Playfulness, compassion, and mindfulness: These are three lessons I learned on the mat that have helped me transform my body and my attitude fairly dramatically in the past year. You may not see me in an infomercial, but you will definitely see me in the studio, working hard but happily and with deep gratitude to continue this extraordinary process of learning. Thanks to everyone at Willow Street for playing with me and teaching me so well.


Friday, December 09, 2011

Rat Empathy

This story caught my typist's eye this morning. A new study shows evidence of empathy existing "in a robust way" among rats. Here's how the experiment works: Two rats are hanging out in the rat lab. One is free and the other is in an "unpleasantly restrictive cage" that the other rat can learn to open if he wants to release his compatriot. The study indicated that, not only would the free rat liberate the caged rat, he would also save a treat from a horde of chocolate chips to share with the captive. Wait, dude: Liberty and chocolate? What planet are these critters from and how do we get there?

Wa Po summarizes the implications of the study:
The researchers came to the unavoidable conclusion that what they were seeing was empathy — and apparently selfless behavior driven by that mental state. 
“There is nothing in it for them except for whatever feeling they get from helping another individual,” said Peggy Mason, the neurobiologist who conducted the experiment along with graduate student Inbal Ben-Ami Bartal and fellow researcher Jean Decety. 
“There is a common misconception that sharing and helping is a cultural occurrence. But this is not a cultural event. It is part of our biological inheritance,” she added.
Also: Rats are not Republicans. Revise your political name-calling accordingly. Henceforth, rats are the good guys. As in: Oh, that Hillary Clinton is such a rat, running around telling everybody that gay rights are human rights! Get that girl some chocolate!

What a world, what a world. Have a lovely, rat-filled weekend, my pretties. Here's hoping your cage door opens soon.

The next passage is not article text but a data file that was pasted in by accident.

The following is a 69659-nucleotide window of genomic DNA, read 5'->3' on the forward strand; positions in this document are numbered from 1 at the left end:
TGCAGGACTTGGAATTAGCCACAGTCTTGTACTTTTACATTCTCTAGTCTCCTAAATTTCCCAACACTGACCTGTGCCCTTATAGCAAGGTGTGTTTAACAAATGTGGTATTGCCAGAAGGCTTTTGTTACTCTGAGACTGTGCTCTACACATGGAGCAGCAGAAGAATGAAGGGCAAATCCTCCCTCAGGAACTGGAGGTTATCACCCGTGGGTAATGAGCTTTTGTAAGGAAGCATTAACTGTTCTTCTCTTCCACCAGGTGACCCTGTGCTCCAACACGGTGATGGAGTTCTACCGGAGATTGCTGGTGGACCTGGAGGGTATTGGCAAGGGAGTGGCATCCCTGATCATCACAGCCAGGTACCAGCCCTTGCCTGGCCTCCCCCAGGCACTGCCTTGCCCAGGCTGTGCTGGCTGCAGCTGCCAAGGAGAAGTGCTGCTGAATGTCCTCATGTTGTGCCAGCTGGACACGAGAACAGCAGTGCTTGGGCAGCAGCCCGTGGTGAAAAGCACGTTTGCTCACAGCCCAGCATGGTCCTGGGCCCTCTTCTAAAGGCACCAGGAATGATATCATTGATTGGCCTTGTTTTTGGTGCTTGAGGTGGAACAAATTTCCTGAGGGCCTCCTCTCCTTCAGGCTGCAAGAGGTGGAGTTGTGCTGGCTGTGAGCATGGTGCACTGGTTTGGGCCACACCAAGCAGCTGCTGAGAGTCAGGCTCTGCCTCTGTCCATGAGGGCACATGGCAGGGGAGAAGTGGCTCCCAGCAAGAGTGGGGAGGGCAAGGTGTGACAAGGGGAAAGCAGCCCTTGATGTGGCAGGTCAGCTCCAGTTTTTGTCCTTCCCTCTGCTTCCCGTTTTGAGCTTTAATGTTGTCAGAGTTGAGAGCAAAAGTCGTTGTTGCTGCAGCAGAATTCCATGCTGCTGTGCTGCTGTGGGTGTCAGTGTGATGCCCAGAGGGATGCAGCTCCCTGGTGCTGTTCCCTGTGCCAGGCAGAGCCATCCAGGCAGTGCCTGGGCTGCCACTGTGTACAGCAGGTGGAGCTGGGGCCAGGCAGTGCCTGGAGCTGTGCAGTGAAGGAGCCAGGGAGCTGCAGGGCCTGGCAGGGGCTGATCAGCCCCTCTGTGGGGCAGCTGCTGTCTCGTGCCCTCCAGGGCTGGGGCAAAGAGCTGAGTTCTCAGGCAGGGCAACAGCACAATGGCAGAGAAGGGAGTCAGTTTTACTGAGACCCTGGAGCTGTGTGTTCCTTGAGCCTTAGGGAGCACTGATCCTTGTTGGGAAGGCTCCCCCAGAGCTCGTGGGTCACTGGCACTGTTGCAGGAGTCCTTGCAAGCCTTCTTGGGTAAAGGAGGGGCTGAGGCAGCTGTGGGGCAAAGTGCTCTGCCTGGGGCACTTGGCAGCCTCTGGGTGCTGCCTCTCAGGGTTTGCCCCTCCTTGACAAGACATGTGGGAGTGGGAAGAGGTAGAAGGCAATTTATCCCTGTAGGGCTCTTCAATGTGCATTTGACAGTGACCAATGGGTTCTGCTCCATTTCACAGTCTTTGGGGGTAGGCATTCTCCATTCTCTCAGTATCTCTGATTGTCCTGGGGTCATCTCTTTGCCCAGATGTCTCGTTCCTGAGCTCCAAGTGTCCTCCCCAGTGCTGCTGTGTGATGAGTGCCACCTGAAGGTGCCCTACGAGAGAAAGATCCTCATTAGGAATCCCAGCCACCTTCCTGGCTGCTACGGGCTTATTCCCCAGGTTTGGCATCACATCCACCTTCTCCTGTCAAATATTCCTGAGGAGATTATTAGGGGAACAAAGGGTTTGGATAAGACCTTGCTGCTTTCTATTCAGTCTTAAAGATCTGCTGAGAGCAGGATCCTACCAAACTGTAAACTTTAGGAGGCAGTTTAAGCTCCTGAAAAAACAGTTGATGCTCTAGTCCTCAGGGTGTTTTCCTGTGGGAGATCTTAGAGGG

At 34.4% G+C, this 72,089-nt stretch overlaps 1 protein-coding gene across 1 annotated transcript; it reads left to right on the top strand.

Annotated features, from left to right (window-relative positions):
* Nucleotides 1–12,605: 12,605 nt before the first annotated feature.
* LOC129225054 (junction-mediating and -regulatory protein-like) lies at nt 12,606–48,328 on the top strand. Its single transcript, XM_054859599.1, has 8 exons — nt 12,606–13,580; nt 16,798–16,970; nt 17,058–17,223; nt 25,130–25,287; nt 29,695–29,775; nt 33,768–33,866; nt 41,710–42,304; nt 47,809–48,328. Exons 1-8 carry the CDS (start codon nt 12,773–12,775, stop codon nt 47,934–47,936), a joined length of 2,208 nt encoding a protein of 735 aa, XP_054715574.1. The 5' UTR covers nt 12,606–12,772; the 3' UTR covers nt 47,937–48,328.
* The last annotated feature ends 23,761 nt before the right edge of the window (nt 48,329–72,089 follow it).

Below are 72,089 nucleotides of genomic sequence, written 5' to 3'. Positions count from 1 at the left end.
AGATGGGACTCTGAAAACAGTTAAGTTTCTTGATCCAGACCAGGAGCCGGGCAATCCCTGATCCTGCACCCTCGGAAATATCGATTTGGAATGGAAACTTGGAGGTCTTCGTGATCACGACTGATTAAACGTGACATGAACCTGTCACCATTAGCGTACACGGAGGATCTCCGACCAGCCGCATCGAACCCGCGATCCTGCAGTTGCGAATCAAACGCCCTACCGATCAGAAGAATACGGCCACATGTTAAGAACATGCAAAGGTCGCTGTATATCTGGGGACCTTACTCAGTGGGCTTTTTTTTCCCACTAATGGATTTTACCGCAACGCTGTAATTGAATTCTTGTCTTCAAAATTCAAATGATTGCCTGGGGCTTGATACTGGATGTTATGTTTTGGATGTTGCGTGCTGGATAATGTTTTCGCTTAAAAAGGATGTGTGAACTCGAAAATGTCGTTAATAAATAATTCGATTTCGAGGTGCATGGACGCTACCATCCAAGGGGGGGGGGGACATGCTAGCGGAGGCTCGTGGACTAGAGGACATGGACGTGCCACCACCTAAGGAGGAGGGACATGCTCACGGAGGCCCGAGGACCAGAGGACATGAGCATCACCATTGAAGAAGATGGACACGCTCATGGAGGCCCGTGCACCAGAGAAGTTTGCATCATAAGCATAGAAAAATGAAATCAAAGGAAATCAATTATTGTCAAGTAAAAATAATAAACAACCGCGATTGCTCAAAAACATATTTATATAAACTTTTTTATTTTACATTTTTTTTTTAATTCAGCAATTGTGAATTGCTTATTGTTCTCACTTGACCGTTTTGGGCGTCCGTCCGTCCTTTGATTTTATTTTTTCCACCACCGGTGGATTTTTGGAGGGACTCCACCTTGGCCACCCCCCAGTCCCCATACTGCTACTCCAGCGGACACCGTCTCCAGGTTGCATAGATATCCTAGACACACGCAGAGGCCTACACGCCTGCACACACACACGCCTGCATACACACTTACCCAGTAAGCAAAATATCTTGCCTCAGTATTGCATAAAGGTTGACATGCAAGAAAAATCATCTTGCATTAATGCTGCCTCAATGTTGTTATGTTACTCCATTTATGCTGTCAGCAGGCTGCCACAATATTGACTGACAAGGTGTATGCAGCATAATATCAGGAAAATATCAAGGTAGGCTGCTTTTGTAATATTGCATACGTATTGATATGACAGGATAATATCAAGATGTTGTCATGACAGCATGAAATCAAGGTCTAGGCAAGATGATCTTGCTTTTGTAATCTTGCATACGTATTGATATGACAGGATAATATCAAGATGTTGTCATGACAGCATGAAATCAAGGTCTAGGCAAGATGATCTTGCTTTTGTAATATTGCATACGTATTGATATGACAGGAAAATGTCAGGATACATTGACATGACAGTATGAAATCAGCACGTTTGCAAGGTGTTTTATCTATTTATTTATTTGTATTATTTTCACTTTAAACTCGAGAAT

Tuesday, December 06, 2011

Dear Hillary Clinton,

We love you so. No, really, we adore you and totally groove on the way you have become like the Global Queer-Affirming Good Girl. Srsly, the burly women and pretty boys of the world unite in saying that you are homolicious!

Nonetheless, with all due respect, we wish you would re-think the hair. I am sorry, Mme Secretary, but we cannot love a ponytail.

Yours sincerely,

Roxie


(Photo Credit: Anja Niedringhaus, Associated Press [via]. New York Times caption: U.S. Secretary of State Hillary Rodham Clinton, left, after her speech on human rights issues at the United Nations headquarters in Geneva, Switzerland, on Tuesday. [Video of the speech is here.])
It is a violation of human rights when people are beaten or killed because of their sexual orientation, or because they do not conform to cultural norms about how men and women should look or behave. It is a violation of human rights when governments declare it illegal to be gay, or allow those who harm gay people to go unpunished. It is a violation of human rights when lesbian or transgendered women are subjected to so-called corrective rape, or forcibly subjected to hormone treatments, or when people are murdered after public calls for violence toward gays, or when they are forced to flee their nations and seek asylum in other lands to save their lives. And it is a violation of human rights when life-saving care is withheld from people because they are gay, or equal access to justice is denied to people because they are gay, or public spaces are out of bounds to people because they are gay. No matter what we look like, where we come from, or who we are, we are all equally entitled to our human rights and dignity. -- US Secretary of State Hillary Rodham Clinton, "Remarks in Recognition of International Human Rights Day," Palais des Nations, Geneva, Switzerland, 12/6/11.
You go, girl. With you till the last dog dies. Or 2016, whichever comes first.

Friday, December 02, 2011

Remembering Ruth Stone

Ruth Stone, who died November 19 at the age of 96, was a friend of ours. By friend we don't mean we spoke on the phone every day or spent summers at her charmingly decrepit Vermont farm house. Indeed, we hadn't spoken in several years before the National Book Award-winning poet passed away. The friendship we claim is rooted in the depth of our affections, not the amount of time we spent with a fine poet and a feisty woman who toiled in obscurity for decades. We loved Ruth, and she loved all the denizens of Roxie's World.